Still Life (1974 / Iran)

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Still Life (1974 / Iran)

Postby trevor826 » Tue Dec 19, 2006 12:24 pm

Still Life - Tabiate bijan

Directed by Sohrab Shahid Saless

Starring Zadour Bonyadi

Imagine doing the same job your whole life, day in day out.

Mohammed Sardari, railway employee for 33 years, lives in the middle of nowhere with his wife in accommodation thats been provided with the job. Every time a train passes, day or night he has to be there to lower and raise the barriers for the crossroad.

A desolate lonely life for this husband and wife, she weaves rugs all day while the only outside conversations he has are with the little railway trucks that deliver food etc, and these tend to last about a minute.

One day he is given a letter notifying him of his imminent retirement, this is obviously beyond his comprehension and something that has never even crossed his mind!

This is the crux of this very minimalistic study, when you give your life to something, maybe someone and suddenly your not needed/wanted, youve past your sell by date, theyve had the best years of your life and now your being put out to pasture, how would you feel, where do you go, what do you do?

As the film finished you cant help but wonder, what becomes of Mohammed and his wife as they pack their meagre belongings onto a wagon!

If you enjoy the minimalist approach, sparse dialogue etc then you will really appreciate this film. It certainly makes you realise how dispensable we all are.

A minimalist masterpiece, highly recommended for those with patiance.

Cheers Trev

BBFC rating PG

Shown as part of the CinemaIran season on Channel 4 in the UK.
trevor826
 


Re: Still Life (1974 / Iran)

Postby trevor826 » Wed Dec 20, 2006 3:26 pm

Originally posted by Madhuban 18 Dec.

I have little to add to Trevor's review of Still Life. Just a few brief comments about what moved me.

Still Life - Sohrab Shahid Saless

As a term copiously used in fine arts classrooms, "still life" refers to paintings of inanimate objects. In stark contrast to Naderi's film, Wind, Water, Dust, that attributes life to inanimate objects, Saless' film empties out the life of a railway employee and his wife to make them look like inanimate objects. Rather than being reductive, Still Life is a thought-provoking study of humanity reduced to dull routine in a mechanical age. Even the occasional train that passes by has more life than that of the couple. The ultimate irony is that the crossing that Mohammad is in charge of and carefully tends to, hardly has any vehicles! Left unguarded, it would not make much of a difference. Yet, through 30 years, Mohammad's world comprises manning the crank that allows and disallows thoroughfare, and the meaning of his life has been reduced to taking care (he retains that belief) of a tiny stretch of railroad. Nothing "happens" in the film, and the letter announcing Mohammad's retirement is hardly an event. With little earthly possession and no money, retirement has none of the connotations of leisure and happiness for the elderly couple. The only moment in the film when there is a quickening of life is when Mohammad's replacement arrives to take his place, and the couple invite him to partake of their simple meal when they have no clue where their next meal is going to come from. Brilliantly shot, the film is an aching "still life" of humanity without meaning and a human world that has shrunk to and become one with a patch of rail track.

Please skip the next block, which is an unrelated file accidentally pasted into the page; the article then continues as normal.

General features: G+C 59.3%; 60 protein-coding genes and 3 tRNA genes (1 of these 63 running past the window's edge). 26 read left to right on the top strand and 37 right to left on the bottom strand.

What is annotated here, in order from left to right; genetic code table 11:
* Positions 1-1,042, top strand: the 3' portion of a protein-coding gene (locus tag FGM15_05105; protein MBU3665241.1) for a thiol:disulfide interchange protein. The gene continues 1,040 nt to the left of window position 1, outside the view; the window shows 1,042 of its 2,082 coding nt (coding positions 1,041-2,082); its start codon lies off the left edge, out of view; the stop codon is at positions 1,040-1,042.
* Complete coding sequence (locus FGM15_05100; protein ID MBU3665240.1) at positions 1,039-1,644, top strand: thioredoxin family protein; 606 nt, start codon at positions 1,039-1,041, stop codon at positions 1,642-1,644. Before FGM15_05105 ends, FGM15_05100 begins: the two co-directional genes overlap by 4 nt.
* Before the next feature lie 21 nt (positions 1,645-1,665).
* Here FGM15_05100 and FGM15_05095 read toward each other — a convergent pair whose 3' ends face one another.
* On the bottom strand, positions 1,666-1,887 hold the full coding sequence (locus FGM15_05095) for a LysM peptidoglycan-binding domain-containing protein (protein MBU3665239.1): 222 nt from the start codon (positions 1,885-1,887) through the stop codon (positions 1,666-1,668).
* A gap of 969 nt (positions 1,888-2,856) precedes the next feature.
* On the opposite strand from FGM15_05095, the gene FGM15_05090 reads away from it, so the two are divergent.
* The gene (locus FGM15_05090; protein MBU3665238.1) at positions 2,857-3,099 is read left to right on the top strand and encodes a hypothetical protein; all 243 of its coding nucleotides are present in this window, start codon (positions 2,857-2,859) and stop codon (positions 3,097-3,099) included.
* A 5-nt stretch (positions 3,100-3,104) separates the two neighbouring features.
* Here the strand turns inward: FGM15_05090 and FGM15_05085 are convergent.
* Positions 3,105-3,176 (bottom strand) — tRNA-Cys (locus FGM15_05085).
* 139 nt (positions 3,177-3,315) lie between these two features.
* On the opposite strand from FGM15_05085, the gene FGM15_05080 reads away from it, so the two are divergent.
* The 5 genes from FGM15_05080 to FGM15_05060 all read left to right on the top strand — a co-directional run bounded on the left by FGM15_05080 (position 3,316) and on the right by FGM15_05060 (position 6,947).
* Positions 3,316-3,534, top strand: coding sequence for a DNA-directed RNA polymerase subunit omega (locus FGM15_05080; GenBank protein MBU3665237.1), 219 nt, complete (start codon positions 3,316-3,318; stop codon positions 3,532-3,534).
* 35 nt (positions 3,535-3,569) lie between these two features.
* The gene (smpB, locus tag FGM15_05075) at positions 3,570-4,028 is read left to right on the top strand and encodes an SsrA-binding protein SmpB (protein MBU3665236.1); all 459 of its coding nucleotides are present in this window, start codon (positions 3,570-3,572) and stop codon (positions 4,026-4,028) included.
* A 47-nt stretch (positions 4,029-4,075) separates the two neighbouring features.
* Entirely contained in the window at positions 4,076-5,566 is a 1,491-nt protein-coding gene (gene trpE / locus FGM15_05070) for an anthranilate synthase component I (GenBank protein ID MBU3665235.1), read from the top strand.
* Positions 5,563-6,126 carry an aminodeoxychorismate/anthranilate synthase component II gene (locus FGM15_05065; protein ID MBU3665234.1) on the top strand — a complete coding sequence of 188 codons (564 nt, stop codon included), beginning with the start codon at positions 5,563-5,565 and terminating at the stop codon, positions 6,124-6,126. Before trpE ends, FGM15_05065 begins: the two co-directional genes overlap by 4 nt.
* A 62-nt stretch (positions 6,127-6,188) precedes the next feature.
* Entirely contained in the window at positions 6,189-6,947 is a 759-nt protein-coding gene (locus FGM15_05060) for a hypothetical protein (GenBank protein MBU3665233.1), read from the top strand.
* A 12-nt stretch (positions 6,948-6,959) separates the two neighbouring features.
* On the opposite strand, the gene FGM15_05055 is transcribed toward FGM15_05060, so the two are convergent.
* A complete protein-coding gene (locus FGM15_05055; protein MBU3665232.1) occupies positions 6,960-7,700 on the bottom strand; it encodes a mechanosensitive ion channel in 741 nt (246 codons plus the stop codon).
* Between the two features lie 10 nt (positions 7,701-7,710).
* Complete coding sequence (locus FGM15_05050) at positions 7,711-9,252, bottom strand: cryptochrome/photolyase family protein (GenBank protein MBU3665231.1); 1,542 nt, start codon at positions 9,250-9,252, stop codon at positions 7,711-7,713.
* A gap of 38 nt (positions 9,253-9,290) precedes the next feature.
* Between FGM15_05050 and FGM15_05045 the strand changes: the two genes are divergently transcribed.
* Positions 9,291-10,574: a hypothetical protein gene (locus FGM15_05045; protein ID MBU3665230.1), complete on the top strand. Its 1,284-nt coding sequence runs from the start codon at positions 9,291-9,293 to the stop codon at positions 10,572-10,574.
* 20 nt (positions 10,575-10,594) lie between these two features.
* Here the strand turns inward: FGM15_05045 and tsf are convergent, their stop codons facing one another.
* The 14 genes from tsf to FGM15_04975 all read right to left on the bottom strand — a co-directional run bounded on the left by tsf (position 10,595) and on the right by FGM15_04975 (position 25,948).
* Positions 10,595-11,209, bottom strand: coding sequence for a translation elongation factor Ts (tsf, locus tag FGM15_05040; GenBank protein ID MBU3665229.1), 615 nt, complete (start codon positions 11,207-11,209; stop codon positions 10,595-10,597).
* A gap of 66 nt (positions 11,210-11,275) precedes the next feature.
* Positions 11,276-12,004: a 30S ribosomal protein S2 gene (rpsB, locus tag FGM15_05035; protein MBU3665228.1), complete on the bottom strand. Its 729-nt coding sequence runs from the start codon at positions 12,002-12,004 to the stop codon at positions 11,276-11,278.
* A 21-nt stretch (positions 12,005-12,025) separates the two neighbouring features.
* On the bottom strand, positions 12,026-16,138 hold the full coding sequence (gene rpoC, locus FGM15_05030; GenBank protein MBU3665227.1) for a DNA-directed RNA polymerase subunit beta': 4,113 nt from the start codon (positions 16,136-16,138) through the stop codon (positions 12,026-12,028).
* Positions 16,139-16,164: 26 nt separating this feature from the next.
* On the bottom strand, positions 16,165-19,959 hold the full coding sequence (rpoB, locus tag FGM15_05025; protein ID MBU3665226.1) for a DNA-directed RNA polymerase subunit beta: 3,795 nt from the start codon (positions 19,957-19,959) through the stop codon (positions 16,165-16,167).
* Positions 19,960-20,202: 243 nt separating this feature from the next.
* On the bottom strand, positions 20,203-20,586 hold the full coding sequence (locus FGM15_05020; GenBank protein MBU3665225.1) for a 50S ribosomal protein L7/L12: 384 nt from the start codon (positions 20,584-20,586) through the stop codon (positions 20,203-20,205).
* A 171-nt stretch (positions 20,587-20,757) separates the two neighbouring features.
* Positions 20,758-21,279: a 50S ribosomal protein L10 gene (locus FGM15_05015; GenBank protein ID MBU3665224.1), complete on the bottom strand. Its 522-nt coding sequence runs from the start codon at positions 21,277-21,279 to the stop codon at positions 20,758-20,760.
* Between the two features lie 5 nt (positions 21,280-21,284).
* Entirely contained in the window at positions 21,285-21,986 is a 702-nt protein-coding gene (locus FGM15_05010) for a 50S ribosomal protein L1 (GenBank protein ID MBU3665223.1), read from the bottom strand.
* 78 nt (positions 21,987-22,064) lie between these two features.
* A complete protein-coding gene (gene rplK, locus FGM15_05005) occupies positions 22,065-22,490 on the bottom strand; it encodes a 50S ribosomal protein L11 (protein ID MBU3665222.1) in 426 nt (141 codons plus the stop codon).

M
trevor826
 

Re: Still Life (1974 / Iran)

Postby trevor826 » Wed Dec 20, 2006 3:31 pm

My apologies Madhuban, I moved my comments because I knew you were going to add your thoughts. But because I have only had short bursts of free time I failed to notice you had already posted on the previous thread, I hope you don't mind that I've transfered your thoughtful composition here.

Cheers Trev.
trevor826
 

Re: Still Life (1974 / Iran)

Postby madhuban » Wed Dec 20, 2006 5:10 pm

I saw the new thread this morning and made a mental note to move my post here later in the day. You've already done that! I should be thanking you! Little free time you say, but as alert as ever

Cheers,

M
madhuban
 


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